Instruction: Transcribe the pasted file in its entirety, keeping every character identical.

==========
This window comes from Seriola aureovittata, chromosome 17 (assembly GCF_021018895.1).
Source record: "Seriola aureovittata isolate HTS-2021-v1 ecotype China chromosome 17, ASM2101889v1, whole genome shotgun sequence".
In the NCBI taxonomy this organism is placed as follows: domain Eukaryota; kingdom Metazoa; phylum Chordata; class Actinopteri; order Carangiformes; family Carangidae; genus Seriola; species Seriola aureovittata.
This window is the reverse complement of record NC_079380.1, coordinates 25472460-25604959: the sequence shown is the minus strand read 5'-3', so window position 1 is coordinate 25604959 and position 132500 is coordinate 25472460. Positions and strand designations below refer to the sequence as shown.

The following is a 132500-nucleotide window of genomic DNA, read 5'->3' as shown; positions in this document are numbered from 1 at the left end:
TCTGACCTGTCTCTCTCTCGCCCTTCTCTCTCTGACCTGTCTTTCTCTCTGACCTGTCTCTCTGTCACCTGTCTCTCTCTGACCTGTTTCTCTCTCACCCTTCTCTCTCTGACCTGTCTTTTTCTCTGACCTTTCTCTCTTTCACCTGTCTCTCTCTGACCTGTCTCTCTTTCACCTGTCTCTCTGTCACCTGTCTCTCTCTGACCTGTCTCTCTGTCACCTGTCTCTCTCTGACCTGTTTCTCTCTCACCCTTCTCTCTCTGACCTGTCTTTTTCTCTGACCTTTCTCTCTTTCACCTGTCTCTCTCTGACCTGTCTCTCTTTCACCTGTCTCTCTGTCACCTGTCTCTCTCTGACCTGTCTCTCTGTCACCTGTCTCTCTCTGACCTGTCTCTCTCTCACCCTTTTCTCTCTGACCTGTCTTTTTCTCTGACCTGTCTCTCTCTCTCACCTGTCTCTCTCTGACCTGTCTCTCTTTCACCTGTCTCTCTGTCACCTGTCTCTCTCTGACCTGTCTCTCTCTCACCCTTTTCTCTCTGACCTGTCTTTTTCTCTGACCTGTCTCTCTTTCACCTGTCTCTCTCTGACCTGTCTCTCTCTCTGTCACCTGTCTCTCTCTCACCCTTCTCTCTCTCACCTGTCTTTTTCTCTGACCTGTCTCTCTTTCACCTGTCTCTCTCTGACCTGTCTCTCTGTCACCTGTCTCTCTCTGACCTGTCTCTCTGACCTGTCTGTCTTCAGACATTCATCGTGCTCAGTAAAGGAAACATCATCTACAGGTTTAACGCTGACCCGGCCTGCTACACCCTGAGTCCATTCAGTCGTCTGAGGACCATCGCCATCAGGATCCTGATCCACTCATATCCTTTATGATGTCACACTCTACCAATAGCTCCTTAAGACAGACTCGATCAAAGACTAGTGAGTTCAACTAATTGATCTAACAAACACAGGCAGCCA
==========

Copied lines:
This window comes from Seriola aureovittata, chromosome 17 (assembly GCF_021018895.1).
Source record: "Seriola aureovittata isolate HTS-2021-v1 ecotype China chromosome 17, ASM2101889v1, whole genome shotgun sequence".
In the NCBI taxonomy this organism is placed as follows: domain Eukaryota; kingdom Metazoa; phylum Chordata; class Actinopteri; order Carangiformes; family Carangidae; genus Seriola; species Seriola aureovittata.
This window is the reverse complement of record NC_079380.1, coordinates 25472460-25604959: the sequence shown is the minus strand read 5'-3', so window position 1 is coordinate 25604959 and position 132500 is coordinate 25472460. Positions and strand designations below refer to the sequence as shown.

The following is a 132500-nucleotide window of genomic DNA, read 5'->3' as shown; positions in this document are numbered from 1 at the left end:
TCTGACCTGTCTCTCTCTCGCCCTTCTCTCTCTGACCTGTCTTTCTCTCTGACCTGTCTCTCTGTCACCTGTCTCTCTCTGACCTGTTTCTCTCTCACCCTTCTCTCTCTGACCTGTCTTTTTCTCTGACCTTTCTCTCTTTCACCTGTCTCTCTCTGACCTGTCTCTCTTTCACCTGTCTCTCTGTCACCTGTCTCTCTCTGACCTGTCTCTCTGTCACCTGTCTCTCTCTGACCTGTTTCTCTCTCACCCTTCTCTCTCTGACCTGTCTTTTTCTCTGACCTTTCTCTCTTTCACCTGTCTCTCTCTGACCTGTCTCTCTTTCACCTGTCTCTCTGTCACCTGTCTCTCTCTGACCTGTCTCTCTGTCACCTGTCTCTCTCTGACCTGTCTCTCTCTCACCCTTTTCTCTCTGACCTGTCTTTTTCTCTGACCTGTCTCTCTCTCTCACCTGTCTCTCTCTGACCTGTCTCTCTTTCACCTGTCTCTCTGTCACCTGTCTCTCTCTGACCTGTCTCTCTCTCACCCTTTTCTCTCTGACCTGTCTTTTTCTCTGACCTGTCTCTCTTTCACCTGTCTCTCTCTGACCTGTCTCTCTCTCTGTCACCTGTCTCTCTCTCACCCTTCTCTCTCTCACCTGTCTTTTTCTCTGACCTGTCTCTCTTTCACCTGTCTCTCTCTGACCTGTCTCTCTGTCACCTGTCTCTCTCTGACCTGTCTCTCTGACCTGTCTGTCTTCAGACATTCATCGTGCTCAGTAAAGGAAACATCATCTACAGGTTTAACGCTGACCCGGCCTGCTACACCCTGAGTCCATTCAGTCGTCTGAGGACCATCGCCATCAGGATCCTGATCCACTCATATCCTTTATGATGTCACACTCTACCAATAGCTCCTTAAGACAGACTCGATCAAAGACTAGTGAGTTCAACTAATTGATCTAACAAACACAGGCAGCCA